Apr. 8, 2024

GMU Center for Intellectual Property x Innovation Policy: Toward the Substitutionary Promise of PTAB Review

Executive Summary

Although administrative patent trial proceedings under the Leahy-Smith America Invents Act (AIA) have done much to improve the efficient reevaluation of patent validity, significant problems remain. Divergent burdens of proof among the United States Patent and Trademark Office (USPTO) and Patent Trial and Appeal Board (PTAB) and the U.S. district courts allow the agency to disregard prior judicial decisions about patent validity and for patents to be relitigated even after surviving judicial review. Divergent claim construction standards allow for similar arbitrage, and, although the USPTO has now aligned its claim construction approach with that of the courts through rulemaking, that reform remains vulnerable to political reversal in the future. And while the plain text of the AIA forbids a party to seek inter partes review more than one year after being sued in district court litigation for infringement of the same patent, PTAB practice currently endorses a loophole to evade that statutory deadline through joinder.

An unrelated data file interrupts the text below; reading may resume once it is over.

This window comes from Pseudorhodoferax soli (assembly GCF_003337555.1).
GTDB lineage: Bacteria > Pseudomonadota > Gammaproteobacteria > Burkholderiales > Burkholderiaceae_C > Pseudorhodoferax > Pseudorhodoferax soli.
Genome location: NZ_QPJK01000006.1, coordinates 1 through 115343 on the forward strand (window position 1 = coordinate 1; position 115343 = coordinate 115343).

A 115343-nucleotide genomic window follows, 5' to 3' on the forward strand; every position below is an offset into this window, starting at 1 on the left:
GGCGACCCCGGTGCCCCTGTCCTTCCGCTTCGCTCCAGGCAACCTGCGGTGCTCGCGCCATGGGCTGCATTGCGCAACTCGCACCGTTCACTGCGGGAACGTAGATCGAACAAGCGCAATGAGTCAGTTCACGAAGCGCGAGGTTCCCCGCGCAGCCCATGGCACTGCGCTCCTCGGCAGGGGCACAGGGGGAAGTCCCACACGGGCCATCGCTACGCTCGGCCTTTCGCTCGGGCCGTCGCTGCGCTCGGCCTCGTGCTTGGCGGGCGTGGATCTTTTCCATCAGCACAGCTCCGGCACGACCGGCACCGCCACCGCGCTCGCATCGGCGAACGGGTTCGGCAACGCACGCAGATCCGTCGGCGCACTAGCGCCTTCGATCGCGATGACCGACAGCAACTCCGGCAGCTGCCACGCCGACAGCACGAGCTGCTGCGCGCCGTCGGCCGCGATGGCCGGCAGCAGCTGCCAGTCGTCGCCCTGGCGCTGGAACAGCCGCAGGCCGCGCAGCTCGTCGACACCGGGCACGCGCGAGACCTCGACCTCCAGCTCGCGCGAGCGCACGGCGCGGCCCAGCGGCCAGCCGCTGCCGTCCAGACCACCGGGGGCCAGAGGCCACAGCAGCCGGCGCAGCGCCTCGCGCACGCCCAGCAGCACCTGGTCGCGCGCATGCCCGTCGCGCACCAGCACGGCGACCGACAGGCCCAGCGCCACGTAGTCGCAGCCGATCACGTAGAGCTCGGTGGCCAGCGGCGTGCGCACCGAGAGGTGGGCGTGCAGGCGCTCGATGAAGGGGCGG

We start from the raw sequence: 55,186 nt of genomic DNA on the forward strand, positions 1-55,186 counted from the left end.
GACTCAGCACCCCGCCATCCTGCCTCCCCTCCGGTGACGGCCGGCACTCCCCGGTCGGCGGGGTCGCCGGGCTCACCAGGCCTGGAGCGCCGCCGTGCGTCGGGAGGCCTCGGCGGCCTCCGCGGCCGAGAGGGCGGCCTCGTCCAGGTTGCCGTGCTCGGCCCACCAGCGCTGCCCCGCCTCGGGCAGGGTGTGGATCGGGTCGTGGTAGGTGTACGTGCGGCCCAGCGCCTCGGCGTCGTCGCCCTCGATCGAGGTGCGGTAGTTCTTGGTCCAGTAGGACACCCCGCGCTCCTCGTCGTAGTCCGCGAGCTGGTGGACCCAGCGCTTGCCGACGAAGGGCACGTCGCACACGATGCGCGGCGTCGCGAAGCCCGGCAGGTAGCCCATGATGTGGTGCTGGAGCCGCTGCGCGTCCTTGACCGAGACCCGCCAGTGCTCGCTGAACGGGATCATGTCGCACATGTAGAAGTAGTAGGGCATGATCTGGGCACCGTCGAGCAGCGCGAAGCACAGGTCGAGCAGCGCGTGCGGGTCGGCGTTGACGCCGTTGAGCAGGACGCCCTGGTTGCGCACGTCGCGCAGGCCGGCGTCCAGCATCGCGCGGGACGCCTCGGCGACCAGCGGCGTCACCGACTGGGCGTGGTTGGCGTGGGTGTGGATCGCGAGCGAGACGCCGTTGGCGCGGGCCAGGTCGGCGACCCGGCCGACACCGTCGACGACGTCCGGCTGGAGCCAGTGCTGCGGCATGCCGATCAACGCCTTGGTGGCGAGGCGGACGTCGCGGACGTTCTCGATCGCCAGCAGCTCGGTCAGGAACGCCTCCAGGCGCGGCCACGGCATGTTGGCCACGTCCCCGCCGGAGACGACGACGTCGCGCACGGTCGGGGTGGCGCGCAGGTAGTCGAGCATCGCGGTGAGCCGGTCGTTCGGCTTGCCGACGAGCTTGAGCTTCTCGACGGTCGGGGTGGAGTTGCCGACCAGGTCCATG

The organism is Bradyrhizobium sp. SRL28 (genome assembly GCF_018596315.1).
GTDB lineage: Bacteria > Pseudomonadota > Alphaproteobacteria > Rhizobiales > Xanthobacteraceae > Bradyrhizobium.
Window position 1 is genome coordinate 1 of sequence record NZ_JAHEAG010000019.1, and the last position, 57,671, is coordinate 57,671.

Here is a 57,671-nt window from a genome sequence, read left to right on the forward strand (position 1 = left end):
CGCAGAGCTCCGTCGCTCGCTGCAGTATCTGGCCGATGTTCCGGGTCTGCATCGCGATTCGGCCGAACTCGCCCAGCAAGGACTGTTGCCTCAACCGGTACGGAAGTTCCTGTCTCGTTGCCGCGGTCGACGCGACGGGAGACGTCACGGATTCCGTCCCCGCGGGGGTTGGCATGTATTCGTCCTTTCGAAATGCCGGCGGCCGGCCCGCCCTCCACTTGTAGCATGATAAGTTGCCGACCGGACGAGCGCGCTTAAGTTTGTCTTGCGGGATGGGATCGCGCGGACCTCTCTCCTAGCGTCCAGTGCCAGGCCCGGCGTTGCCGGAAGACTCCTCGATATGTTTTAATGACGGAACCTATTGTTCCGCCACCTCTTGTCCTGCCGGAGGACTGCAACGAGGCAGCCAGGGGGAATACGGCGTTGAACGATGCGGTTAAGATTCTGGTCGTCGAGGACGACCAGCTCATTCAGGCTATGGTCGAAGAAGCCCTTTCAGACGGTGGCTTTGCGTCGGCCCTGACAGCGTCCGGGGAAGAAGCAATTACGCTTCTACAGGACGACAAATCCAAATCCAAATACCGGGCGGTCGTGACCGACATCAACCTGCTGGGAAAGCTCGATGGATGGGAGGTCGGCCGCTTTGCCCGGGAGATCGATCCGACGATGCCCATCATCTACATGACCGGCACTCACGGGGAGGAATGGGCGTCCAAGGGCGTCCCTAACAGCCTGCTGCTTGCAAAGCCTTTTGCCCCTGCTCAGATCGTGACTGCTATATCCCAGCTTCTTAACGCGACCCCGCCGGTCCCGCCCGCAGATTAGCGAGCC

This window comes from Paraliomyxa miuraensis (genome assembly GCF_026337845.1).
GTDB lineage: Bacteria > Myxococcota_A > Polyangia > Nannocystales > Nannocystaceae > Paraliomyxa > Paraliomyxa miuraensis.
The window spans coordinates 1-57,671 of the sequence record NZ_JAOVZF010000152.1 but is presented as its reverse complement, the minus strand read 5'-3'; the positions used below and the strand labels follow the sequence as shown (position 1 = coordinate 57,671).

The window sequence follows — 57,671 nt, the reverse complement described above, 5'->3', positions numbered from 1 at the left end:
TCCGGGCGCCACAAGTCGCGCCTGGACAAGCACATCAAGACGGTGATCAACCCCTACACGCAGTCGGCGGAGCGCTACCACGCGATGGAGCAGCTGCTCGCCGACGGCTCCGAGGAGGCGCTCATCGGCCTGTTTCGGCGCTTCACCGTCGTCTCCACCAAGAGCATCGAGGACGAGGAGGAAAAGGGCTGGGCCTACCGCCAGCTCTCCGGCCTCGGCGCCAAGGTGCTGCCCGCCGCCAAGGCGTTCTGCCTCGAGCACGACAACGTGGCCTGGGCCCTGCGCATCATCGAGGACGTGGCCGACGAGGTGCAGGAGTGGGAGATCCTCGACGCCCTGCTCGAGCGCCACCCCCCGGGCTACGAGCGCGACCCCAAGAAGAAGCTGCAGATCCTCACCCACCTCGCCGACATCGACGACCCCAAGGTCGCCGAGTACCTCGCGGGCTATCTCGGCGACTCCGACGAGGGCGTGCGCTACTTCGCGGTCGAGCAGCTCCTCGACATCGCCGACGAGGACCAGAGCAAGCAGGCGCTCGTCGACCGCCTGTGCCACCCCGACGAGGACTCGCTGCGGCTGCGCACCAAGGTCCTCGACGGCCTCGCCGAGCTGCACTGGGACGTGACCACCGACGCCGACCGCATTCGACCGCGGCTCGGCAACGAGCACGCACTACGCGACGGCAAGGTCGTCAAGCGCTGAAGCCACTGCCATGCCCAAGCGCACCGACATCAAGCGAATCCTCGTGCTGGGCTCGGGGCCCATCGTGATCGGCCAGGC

The sum of these problems is a degradation of the court-agency boundary that the AIA aimed to build to force patent challengers to choose one forum or another. The choice was intended to be between two competing substitutes, with a promise of greater
efficiency in the more expert agency setting. Yet litigants are increasingly free to seek a third way, engaging in wastefully duplicative litigation in both forums in search of a preferred outcome.

The PREVAIL Act contains reforms that address all three of these significant problems and are therefore especially welcome steps toward fulfilling the original aims of the America Invents Act.

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